Autoidentification of perivascular spaces in white matter using clinical field strength T1 and FLAIR MR imaging

Daniel L. Schwartz, Erin L. Boespflug, David L. Lahna, Jeffrey Pollock, Natalie E. Roese, Lisa C. Silbert

Research output: Contribution to journalArticlepeer-review

34 Scopus citations


Recent interest in enlarged perivascular spaces (ePVS) in the brain, which can be visualized on MRI and appear isointense to cerebrospinal fluid on all sequence weightings, has resulted in the necessity of reliable algorithms for automated segmentation to allow for whole brain assessment of ePVS burden. However, several publicly available datasets do not contain sequences required for recently published algorithms. This prospective study presents a method for identification of enlarged perivascular spaces (ePVS) in white matter using 3T T1 and FLAIR MR imaging (MAPS-T1), making the algorithm accessible to groups with valuable sets of limited data. The approach was applied identically to two datasets: 1) a repeated measurement in a dementia-free aged human population (N = 14), and 2) an aged sample of multisite ADNI datasets (N = 30). ePVS segmentation was accomplished by a stepwise local homogeneity search of white matter-masked T1-weighted data, constrained by FLAIR hyperintensity, and further constrained by width, volume, and linearity measurements. Pearson's r was employed for statistical testing between visual (gold standard) assessment and repeated measures in cohort one. Visual ePVS counts were significantly correlated with MAPS-T1 (r = .72, P < .0001). Correlations between repeated measurements in cohort one were significant for both visual and automated methods in the single visually-rated slice (MAPS-T1: r = .87, P < .0001, visual: (r = .86, P < .0001) and for whole brain assessment (MAPS-T1: r = .77, P = .001). Results from each cohort were manually inspected and found to have positive predictive values of 77.5% and 87.5%, respectively. The approach described in this report is an important tool for detailed assessment of ePVS burden in white matter on routinely acquired MRI sequences.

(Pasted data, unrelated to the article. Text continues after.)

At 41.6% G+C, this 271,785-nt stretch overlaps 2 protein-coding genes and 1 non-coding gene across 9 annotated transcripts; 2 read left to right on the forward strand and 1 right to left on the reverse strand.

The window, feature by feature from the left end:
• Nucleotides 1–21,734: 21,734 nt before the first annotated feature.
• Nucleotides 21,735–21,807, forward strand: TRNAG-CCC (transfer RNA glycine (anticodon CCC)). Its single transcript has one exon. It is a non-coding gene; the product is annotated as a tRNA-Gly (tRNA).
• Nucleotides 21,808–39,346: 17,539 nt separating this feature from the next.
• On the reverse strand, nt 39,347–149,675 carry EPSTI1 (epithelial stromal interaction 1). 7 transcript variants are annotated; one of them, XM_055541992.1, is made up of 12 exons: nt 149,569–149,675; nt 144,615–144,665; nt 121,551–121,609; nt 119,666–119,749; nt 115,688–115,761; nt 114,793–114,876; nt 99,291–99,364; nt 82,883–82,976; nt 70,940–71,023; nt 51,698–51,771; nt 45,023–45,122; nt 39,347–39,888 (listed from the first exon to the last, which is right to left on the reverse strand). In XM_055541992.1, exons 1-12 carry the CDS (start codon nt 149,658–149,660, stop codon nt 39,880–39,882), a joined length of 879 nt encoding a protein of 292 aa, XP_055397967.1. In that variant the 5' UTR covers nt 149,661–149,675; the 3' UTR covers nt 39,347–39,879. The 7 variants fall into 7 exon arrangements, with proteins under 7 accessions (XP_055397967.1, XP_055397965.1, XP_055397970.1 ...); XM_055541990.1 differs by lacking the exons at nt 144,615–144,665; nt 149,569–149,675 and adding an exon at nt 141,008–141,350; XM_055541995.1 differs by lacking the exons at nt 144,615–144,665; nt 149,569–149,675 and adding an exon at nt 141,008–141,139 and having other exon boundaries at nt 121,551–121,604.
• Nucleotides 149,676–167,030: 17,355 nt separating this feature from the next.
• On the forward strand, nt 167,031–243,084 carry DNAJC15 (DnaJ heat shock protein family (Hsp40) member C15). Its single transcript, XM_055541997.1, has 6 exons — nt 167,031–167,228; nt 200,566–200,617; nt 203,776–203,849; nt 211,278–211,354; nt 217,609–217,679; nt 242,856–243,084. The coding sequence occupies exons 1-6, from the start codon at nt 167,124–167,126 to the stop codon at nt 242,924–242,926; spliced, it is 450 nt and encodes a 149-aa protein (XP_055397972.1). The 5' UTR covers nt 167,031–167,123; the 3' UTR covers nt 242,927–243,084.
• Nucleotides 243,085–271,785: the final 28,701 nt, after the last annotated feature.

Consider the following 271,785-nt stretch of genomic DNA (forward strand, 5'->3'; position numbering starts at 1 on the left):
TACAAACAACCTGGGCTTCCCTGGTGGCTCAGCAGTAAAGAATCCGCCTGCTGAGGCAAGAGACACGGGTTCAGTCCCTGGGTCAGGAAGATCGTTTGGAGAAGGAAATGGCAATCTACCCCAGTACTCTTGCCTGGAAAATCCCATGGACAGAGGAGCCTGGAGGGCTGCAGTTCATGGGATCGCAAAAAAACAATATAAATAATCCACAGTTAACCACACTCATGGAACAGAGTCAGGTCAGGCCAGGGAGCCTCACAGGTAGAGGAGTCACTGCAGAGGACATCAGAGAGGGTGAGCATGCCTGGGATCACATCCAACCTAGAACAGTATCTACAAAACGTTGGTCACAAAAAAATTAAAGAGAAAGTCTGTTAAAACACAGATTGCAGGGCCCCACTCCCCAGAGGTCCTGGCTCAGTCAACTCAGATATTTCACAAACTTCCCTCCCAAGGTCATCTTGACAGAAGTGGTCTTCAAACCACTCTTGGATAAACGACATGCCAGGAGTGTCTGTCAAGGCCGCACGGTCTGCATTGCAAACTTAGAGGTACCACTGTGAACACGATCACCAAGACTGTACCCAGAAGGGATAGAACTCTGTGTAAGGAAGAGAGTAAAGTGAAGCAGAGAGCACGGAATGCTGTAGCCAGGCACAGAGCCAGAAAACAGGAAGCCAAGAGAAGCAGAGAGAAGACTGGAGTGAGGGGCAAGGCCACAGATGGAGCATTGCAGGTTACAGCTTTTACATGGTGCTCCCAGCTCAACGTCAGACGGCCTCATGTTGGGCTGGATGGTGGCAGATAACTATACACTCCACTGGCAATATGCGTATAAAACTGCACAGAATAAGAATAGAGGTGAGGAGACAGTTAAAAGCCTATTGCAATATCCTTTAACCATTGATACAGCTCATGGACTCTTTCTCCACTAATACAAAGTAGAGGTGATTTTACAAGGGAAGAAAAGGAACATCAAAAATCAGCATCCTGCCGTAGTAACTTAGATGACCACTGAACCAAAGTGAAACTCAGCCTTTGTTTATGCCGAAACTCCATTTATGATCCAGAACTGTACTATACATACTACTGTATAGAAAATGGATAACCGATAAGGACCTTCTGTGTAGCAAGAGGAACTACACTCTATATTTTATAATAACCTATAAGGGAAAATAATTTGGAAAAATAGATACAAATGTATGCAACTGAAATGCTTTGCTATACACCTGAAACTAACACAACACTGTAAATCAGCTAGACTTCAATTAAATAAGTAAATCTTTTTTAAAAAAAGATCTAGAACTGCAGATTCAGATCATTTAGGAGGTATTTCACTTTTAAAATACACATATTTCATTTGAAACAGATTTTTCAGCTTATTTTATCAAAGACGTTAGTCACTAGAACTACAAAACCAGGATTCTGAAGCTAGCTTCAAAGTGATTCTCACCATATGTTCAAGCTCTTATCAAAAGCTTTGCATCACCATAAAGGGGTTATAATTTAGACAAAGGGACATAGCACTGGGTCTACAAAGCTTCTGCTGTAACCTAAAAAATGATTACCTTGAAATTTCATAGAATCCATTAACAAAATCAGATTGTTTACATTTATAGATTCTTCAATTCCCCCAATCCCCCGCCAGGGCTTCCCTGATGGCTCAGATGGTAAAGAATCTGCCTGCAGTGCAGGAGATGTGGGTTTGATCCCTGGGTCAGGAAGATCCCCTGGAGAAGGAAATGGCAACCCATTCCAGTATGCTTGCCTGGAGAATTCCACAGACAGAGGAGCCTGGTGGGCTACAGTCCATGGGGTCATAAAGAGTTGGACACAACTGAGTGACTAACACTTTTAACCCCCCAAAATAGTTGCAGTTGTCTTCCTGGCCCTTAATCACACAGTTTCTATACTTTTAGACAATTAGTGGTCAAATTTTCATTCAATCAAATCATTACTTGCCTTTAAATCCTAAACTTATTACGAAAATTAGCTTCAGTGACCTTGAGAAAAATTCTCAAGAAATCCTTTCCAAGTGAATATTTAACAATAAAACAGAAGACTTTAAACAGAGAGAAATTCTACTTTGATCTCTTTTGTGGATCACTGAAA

Original languageEnglish (US)
Article number116126
StatePublished - Nov 15 2019


  • Alzheimer's
  • Enlarged perivascular space
  • MRI
  • Segmentation
  • Vascular disease
  • Virchow-robin

ASJC Scopus subject areas

  • Neurology
  • Cognitive Neuroscience


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